Try this: Turn to a friend or colleague and try to communicate without words, “I feel deeply about global warming because I feel as humans we have a responsibility to our environment and the generations that follow us.” It’s not possible but according to some so-called specialists we should be able to get 93% of this message across.

Words are very important, they create meaning. We can use words to inspire, motivate and to reframe toxic or unresourceful mindsets."

Read the whole article, it's worthwhile.

Focus on your words first, and then work to make your tonality and body language support those words! That's the way to teach the Bible to change lives.

Sunday, January 09, 2011

Spiritual Warfare

If you teach the Bible very long, across different audiences, you'll run into people who have lots of questions about spiritual warfare. Sometimes they're coming from fearful or painful experiences. Other times they're simply very, very curious. In many cases people are loaded up with ideas and information that simply doesn't square with Scripture.

Here's my advice:

1. Don't allow this topic to become a focus point for their faith and life. Jesus needs to be the focus.

2. Get some accurate, trustworthy information. There's considerable goofiness on the Internet and in books and magazines. Go here: Spiritual Warfare 101.

3. Teach calmly, firmly, and carefully -- work only from Scripture.

Friday, January 07, 2011

Try These Tips For Better Projection

It's important that you learn to project your voice, especially if you're teaching a group that's larger than 2 people sitting with you. This takes practice.

It's not yelling, or merely speaking louder. Projection requires focused effort to speak from your diaphram, not just the back of your mouth. It helps me to imagine my words rushing past my teeth at high speed, targeting them to individuals in the back of the room. And you must enunciate syllables. It may feel weird, but it will sound much better.

One of the most common issues that cause people to stumble and mumble is nervousness. Relax, remember that God is the One who has you here at this point in time for these particular people. Sip water if your mouth gets dry; it's difficult to project well when your tongue sticks to your cheeks!

The other thing which helps me project better is simply to stand with excellent posture. This helps free up your diaphram muscles and open your throat. Give sustained eye contact with individuals in your group, and speak to them.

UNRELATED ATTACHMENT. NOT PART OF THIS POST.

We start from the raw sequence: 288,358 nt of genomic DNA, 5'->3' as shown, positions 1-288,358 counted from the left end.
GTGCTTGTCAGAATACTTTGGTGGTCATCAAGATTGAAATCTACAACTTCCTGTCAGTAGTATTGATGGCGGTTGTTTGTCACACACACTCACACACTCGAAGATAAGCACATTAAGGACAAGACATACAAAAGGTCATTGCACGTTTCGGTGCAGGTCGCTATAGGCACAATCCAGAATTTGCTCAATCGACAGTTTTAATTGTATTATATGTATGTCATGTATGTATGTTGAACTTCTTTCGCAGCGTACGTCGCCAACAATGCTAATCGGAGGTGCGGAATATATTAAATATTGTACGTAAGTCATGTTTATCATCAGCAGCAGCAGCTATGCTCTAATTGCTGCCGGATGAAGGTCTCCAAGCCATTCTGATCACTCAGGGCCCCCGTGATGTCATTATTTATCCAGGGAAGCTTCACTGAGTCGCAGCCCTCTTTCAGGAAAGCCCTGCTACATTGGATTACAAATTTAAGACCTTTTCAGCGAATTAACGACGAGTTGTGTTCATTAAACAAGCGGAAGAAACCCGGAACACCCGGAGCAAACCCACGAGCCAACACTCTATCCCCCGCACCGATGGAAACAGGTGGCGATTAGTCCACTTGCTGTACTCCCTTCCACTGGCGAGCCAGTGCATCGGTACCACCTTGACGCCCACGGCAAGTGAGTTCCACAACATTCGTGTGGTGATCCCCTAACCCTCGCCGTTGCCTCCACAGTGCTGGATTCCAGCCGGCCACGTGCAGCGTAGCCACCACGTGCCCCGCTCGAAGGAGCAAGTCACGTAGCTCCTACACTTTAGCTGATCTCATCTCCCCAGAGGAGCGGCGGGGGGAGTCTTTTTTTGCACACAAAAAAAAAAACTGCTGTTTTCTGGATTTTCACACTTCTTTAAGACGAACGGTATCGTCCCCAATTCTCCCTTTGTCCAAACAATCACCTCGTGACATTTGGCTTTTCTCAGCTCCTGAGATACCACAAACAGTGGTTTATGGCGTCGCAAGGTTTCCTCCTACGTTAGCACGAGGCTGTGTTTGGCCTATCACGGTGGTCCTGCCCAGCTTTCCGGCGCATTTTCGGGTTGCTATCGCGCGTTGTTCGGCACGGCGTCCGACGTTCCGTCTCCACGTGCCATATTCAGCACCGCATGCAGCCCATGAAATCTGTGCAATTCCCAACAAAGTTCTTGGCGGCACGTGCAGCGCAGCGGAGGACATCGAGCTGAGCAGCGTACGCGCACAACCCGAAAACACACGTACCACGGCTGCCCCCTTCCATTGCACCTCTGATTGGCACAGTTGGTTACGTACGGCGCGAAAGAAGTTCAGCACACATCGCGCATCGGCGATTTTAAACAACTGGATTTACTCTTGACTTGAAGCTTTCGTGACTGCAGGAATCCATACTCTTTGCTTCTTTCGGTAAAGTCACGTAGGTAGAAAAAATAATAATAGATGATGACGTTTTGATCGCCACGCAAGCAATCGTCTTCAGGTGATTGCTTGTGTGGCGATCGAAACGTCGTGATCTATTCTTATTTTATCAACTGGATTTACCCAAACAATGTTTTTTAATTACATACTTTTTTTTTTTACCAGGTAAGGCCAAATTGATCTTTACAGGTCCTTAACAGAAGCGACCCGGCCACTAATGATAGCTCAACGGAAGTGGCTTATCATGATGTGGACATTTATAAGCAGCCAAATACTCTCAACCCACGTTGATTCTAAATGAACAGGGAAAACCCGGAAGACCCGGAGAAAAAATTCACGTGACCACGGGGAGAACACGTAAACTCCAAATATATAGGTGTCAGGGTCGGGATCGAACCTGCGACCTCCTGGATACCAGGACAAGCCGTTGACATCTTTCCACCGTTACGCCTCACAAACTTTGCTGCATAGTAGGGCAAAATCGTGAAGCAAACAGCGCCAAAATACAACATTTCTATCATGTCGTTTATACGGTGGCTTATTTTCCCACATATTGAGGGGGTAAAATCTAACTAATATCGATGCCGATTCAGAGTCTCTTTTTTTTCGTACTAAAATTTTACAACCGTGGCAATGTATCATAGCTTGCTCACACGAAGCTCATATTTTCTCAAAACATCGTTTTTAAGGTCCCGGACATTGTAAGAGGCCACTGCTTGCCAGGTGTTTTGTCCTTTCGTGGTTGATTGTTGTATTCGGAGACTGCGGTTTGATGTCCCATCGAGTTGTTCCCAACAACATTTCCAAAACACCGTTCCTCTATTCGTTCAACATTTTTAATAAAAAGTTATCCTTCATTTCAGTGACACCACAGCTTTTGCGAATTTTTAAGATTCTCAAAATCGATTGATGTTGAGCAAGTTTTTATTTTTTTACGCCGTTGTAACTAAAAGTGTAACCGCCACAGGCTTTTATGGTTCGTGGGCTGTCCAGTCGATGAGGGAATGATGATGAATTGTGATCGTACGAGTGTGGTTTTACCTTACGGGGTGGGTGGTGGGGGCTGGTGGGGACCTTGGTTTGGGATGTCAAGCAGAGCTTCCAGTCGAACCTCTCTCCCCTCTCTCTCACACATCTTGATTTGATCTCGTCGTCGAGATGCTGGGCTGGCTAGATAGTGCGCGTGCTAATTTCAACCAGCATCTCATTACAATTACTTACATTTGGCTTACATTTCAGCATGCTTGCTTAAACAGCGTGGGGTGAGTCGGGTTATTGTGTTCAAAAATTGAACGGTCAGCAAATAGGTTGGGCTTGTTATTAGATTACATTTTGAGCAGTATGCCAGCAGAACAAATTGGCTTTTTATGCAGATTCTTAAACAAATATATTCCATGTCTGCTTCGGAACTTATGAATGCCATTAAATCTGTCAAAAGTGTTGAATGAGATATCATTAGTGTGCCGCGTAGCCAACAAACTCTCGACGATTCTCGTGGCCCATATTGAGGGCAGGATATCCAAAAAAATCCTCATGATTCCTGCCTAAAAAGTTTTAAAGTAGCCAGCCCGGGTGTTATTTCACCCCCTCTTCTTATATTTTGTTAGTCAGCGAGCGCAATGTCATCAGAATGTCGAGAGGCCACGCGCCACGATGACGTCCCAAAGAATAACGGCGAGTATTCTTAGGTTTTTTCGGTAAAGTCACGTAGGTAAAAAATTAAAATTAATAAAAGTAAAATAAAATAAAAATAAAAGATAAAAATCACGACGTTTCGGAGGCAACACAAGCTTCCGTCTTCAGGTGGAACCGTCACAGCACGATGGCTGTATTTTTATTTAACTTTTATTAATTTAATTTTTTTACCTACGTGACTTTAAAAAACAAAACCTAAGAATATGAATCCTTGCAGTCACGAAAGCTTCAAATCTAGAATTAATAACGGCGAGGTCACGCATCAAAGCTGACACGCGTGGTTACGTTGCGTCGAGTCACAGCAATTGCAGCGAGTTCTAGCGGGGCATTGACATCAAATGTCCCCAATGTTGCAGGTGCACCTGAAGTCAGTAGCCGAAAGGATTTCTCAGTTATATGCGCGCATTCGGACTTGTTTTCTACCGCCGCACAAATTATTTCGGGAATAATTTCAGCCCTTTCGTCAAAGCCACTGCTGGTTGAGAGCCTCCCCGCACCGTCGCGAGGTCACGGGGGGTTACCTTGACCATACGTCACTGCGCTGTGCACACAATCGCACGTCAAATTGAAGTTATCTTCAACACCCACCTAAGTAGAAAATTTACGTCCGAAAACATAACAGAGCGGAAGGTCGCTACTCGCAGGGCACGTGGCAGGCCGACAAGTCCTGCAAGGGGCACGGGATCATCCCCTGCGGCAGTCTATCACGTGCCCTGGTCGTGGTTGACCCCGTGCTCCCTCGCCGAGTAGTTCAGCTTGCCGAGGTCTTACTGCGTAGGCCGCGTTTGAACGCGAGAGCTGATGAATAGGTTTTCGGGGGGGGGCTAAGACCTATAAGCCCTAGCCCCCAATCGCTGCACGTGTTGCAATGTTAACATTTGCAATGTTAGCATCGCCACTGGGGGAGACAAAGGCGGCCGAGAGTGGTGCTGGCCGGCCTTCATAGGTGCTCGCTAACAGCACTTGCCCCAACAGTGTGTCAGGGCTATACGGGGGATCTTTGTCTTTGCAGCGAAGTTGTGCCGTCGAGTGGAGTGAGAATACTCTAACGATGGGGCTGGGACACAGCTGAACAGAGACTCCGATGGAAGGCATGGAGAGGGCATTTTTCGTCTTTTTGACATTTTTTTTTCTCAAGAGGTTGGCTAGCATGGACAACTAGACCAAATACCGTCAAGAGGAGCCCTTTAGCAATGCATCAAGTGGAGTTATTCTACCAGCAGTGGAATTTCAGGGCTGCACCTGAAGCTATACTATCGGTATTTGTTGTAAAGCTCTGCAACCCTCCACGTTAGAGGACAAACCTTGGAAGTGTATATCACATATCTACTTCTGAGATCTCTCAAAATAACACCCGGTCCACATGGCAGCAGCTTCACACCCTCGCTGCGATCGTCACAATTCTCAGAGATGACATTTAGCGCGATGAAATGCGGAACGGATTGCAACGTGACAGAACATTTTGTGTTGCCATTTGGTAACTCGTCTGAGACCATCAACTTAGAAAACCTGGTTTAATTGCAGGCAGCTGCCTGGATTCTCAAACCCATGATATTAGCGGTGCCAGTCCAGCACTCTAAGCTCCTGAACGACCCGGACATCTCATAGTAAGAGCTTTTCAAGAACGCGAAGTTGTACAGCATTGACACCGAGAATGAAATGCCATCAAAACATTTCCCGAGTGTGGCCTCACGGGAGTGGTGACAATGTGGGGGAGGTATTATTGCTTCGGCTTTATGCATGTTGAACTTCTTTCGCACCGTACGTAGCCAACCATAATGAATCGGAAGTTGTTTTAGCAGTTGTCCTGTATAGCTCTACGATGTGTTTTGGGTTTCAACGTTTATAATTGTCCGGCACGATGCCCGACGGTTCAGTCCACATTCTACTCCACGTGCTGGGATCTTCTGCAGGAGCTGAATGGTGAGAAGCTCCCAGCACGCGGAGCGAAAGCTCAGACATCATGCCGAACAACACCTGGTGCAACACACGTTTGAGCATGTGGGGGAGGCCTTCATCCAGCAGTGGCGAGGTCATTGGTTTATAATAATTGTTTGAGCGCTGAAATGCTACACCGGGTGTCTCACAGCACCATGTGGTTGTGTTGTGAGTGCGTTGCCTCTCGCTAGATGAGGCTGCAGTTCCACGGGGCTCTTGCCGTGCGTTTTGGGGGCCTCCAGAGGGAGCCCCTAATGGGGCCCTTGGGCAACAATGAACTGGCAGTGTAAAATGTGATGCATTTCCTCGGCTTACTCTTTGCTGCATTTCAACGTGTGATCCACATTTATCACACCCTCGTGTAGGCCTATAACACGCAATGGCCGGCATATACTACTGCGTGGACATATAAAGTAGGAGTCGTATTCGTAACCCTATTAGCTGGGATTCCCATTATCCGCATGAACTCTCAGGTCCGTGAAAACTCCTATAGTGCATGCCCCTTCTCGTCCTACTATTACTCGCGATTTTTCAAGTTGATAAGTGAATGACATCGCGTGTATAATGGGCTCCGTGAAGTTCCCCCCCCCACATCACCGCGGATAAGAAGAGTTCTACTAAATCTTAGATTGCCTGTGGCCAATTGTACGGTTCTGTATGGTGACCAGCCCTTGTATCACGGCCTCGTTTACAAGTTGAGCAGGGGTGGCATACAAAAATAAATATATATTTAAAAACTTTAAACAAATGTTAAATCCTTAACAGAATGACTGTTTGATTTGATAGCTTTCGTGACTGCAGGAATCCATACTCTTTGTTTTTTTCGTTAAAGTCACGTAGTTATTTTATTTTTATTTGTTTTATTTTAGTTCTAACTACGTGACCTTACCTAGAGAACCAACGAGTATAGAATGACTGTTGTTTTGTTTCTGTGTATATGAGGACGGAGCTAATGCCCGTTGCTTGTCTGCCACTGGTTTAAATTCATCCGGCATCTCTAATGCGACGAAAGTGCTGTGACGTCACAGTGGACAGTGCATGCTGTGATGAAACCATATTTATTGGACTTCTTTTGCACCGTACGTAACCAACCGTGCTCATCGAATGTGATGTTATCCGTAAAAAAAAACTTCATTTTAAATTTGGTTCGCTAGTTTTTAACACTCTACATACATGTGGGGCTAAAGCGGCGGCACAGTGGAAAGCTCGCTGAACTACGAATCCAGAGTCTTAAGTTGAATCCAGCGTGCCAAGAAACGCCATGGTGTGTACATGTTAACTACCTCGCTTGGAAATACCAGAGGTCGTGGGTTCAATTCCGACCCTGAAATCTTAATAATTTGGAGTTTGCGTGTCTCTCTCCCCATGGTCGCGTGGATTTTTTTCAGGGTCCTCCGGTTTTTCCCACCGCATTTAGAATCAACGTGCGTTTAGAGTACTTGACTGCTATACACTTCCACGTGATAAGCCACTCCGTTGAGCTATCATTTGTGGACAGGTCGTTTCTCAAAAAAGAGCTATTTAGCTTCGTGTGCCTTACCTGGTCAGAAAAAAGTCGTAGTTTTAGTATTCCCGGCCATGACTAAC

Solicit a friend to give you feedback on how well you are doing with projection. Specifically ask this person to "rate" your projection at 4 or 5 times over 30 minutes. It's easy to project well at the start and then lapse down.

Try these tips for better projection. Quality projection means you're heard, and appreciated.

(By the way, ff you're teaching to a really large group, or in a room bigger than, say, 25x40 feet, then I recommend a microphone. Even with a microphone, the quality of your voice will be superior if you are working at projection.)

Wednesday, January 05, 2011

Guidance for Bible Teachers on Using Social Media

I'm getting more email questions about the best ways to use social media tools like Twitter and Facebook -- or advice about how to get out of a sticky situation created with these tools.

Click now here:

When pastors update and tweet (Do’s and Don’ts)

by Steve Cornell, and print it off. Read it, and read it again. Now go practice what you read.

(And for those of you saying, 'But I'm not a pastor,' think carefully -- your role overlaps with a pastor's role, and you are a priest serving in the kingdom of our Lord. Act like it.)

Monday, January 03, 2011

Here's a Teacher!

Watch Hans Rosling as a teacher (the information and technical tricks are fascinating, too). What can you learn from him about presentation style? Seriously, he's teaching from statistical data of world economics! What can you do with the living Word of God?

Saturday, January 01, 2011

US and World trends for 2011

Don Sweeting has a remarkably insightful list of US and world trends for 2011. I recommend you print this off, mark it up, think about it.

Probably the scariest trend for me: "The withering of discipleship in the American church"

You and I, dear Bible teachers, must be about teaching to change lives.

Happy 2011!

Happy New Year, everyone! May God make His Name glorious in your life, and bless you.